Discussion in 'Politics' started by Wry Catcher, Jun 11, 2012.
Background info on the line-item veto:
It gives too much power to the President.
The Congress would continue to have the authority to override the President; and, since any radical changes will be temporary, it would not necessarily have a long term effect.
it's been repeatedly found to be unconstitutional.
No. We have separation of powers by design.
I agree; our system is, at MOST times, overly cautious, clumsy, and cantankerous. That is why it has worked for so long; unity never equals uniform. Disagreement leads to increased consideration. Compromise is neither a goal, nor a failure.
Yes for a number of reasons.
Items could no longer be bundled into a bill to get them passed.
It would force lawmakers and the president to actually read a bill before passing it.
It would force the president to stand on his word. no more excuses that he had to pass the bill because of the priority of other items in the bill.
Congress could override the President's veto so there would be no long term effect.
Yes, I'm aware of that which is why I posted the link to its history.
It would eliminate the need for bribing others in Congress.
"If you support my bill, I'll attach yours to it."
One bill should have one bill in it
From this link: Clinton v. City of New York - Wikipedia, the free encyclopedia
Justice Anthony M. Kennedy, in an opinion concurring in the opinion and judgment of the Court, objected to the dissent's argument that the Act did not violate principles of the separation of powers and threaten individual liberty, stating that the "undeniable effects" of the Act were to "enhance the President's power to reward one group and punish another, to help one set of taxpayers and hurt another, to favor one State and ignore another". Kennedy's concurrence implicitly viewed the statute as a violation of the nondelegation doctrine.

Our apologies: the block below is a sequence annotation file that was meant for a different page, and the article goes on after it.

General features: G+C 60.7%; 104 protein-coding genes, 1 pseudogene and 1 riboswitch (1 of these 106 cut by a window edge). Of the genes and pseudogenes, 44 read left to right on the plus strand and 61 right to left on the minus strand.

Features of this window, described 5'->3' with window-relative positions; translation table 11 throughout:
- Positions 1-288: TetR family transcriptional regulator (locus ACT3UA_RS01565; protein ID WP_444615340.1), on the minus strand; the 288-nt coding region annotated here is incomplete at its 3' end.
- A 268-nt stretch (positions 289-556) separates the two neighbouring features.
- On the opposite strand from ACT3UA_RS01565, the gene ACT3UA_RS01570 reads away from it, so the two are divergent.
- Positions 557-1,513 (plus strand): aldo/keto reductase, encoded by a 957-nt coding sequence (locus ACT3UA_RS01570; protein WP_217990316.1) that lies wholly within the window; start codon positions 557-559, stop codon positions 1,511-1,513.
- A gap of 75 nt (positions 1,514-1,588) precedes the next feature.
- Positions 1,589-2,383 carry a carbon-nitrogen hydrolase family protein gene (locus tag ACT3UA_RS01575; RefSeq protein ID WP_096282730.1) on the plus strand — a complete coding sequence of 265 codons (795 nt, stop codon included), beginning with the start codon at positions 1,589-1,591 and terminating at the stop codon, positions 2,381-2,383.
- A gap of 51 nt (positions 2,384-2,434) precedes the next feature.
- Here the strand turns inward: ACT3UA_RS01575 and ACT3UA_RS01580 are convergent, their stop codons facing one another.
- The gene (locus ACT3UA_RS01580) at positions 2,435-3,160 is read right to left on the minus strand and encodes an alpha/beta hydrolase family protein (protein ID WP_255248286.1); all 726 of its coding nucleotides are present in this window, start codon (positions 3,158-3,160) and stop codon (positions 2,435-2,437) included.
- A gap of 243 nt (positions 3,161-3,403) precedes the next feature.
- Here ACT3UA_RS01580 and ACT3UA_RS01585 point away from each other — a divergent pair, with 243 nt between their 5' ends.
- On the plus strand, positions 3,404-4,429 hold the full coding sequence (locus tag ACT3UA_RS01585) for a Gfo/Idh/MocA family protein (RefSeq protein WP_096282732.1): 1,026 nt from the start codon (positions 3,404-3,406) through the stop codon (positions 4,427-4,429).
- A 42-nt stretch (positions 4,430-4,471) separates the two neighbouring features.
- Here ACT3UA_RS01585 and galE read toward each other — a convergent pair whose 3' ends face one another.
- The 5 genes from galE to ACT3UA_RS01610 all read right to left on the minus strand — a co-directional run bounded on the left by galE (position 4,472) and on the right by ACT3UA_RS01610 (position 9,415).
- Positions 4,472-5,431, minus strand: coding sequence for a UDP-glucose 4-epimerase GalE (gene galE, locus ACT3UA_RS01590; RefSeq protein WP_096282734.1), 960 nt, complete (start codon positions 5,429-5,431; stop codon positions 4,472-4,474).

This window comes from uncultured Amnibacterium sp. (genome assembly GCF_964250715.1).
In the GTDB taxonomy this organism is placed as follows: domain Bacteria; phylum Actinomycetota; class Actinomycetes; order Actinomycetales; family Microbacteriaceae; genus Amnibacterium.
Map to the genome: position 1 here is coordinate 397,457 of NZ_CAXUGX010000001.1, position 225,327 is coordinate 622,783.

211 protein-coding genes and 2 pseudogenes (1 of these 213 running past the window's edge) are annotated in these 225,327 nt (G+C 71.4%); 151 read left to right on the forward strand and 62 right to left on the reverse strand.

In a dissenting opinion, Justice Stephen Breyer contended that the objective of the Act was constitutionally proper and was consistent with powers that the President has held in the past, stating that the Act "does not violate any specific textual constitutional command, nor does it violate any implicit Separation of Powers principle." He extensively refers to many different cases which support the delegation of power by the Congress, and primarily suggests that the Act is an efficient means by which a constitutionally legitimate end may be achieved.
Scalia's partial concurrence and partial dissent
In an alternative opinion, Justice Antonin Scalia objected to the Court's consideration of the case with respect to the Taxpayer Relief Act, finding no party in the case with standing to challenge it. However, he did find a party with standing to challenge the President's cancellation in the Balanced Budget Act, and concluded that it did not violate the Constitution, because the Congress has the power to delegate the discretionary authority to decline to spend appropriated sums of money, which he asserted was equivalent to cancellation.
Separate names with a comma.